One easy way to make your accounts easier to manage is by removing non-serving keywords. Within almost every account, there will be several keywords that have not shown an impression for a large period of time (often 90+ days).

Ask yourself: Are these keywords really necessary, or are they getting in the way and making it harder to assess performance?

Don’t be afraid to go through and hit “pause” on clutter keywords like these. Your future self will thank you when you go to build reports and optimize your account.

Bottom line: Don’t make your job as a PPC manager harder than it has to be. Clean out dead weight keywords regularly and watch your effectiveness soar.

4. Cut ties with low-performing keywords

I know, you probably picked the keyword and really feel that it should be performing for you. But if a keyword isn’t delivering results within a reasonable period of time, you have to make that critical decision and pause.

When onboarding new accounts, this is one of the first tasks our account managers perform. We have seen accounts where only 2% of the keywords that had been clicked over the last 30 days were responsible for a conversion. That’s a lot of wasted spend!

By pausing the high-click non-converting keyword, you are able to spend more on your high-converting keywords — which means more bang for your PPC buck at the end of the day.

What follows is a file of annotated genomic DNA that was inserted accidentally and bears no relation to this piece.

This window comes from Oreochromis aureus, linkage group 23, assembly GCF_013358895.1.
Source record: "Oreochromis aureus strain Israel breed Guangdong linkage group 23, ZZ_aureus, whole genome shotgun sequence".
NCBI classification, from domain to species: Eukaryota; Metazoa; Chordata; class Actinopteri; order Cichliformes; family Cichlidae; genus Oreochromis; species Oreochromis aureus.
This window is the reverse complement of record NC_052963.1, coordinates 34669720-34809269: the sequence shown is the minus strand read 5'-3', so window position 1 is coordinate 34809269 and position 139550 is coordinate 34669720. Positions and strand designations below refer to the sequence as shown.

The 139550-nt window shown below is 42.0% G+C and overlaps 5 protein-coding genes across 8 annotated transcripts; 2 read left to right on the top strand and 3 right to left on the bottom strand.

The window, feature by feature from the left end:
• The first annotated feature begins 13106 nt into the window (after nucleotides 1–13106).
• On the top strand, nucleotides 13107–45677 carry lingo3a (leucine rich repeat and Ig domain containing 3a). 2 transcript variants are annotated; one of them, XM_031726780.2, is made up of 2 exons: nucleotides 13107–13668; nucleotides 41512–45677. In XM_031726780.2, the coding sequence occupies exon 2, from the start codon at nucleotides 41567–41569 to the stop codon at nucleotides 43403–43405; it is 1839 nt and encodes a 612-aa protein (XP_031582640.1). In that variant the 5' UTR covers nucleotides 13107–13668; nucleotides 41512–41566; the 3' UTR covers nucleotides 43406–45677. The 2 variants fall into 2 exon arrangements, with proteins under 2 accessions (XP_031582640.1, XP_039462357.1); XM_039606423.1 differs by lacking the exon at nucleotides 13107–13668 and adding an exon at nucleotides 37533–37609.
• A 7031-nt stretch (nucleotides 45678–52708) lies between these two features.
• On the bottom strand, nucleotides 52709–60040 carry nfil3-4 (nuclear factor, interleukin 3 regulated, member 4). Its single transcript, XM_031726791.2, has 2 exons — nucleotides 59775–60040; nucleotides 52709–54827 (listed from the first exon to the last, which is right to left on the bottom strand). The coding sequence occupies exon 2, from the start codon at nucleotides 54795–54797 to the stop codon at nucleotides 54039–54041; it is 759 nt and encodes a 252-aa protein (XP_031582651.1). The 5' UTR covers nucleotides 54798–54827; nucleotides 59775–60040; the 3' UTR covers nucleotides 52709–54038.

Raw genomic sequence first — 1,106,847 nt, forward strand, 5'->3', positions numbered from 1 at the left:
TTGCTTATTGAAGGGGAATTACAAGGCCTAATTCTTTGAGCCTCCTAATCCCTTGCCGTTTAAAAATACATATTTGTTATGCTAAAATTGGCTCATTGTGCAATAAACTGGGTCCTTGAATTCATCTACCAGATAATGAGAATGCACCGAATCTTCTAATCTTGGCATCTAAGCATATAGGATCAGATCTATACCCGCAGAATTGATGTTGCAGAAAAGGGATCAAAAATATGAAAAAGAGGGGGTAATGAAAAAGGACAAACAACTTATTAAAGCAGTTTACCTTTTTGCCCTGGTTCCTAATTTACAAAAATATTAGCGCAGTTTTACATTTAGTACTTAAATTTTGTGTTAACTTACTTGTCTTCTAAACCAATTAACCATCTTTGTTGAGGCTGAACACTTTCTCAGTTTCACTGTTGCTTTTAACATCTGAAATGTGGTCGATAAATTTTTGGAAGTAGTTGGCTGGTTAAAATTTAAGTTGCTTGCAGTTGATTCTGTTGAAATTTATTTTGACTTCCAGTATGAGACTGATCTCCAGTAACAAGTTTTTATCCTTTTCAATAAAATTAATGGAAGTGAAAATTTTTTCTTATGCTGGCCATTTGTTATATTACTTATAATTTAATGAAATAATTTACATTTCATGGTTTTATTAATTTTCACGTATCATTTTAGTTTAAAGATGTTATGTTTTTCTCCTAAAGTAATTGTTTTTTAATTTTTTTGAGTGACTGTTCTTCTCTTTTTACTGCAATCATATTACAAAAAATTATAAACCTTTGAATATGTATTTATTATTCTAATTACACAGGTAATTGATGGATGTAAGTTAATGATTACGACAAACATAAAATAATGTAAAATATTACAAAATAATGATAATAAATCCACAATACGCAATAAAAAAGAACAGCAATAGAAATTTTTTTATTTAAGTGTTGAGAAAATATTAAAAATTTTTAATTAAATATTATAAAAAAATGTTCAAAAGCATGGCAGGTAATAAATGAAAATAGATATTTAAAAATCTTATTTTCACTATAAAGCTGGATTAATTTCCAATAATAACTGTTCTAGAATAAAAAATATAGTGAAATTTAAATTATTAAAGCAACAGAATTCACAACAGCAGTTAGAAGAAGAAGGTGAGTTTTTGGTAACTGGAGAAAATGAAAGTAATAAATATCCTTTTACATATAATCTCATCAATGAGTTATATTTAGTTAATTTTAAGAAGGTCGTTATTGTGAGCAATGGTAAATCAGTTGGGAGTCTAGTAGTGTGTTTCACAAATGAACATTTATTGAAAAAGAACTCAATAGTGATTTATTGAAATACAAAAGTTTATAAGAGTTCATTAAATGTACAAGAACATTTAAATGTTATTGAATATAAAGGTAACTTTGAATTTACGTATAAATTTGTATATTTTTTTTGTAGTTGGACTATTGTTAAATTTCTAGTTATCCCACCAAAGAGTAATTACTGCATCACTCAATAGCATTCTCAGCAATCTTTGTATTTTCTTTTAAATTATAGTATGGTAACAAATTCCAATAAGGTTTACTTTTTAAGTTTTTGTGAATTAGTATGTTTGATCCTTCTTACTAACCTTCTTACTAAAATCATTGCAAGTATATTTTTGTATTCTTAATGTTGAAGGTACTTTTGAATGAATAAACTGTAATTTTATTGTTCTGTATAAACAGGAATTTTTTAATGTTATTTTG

Bottom line: Stop wasting spend on low-performing keywords, especially if you have high-converting keywords that are losing search impression share due to budget constraints.

No one said everything about managing a paid search account would be sexy.

In fact, it’s often the unsexy things done consistently over time that drive growth, not the flashy or big sweeping account changes.

And you don’t have to go at it alone — Optymzr has some great PPC tools to help make that daily PPC grind a little bit more automated.

But by executing these four activities on a consistent basis, you’ll be doing the work that most advertisers are too lazy to perform. And you’ll get the results those other advertisers can’t.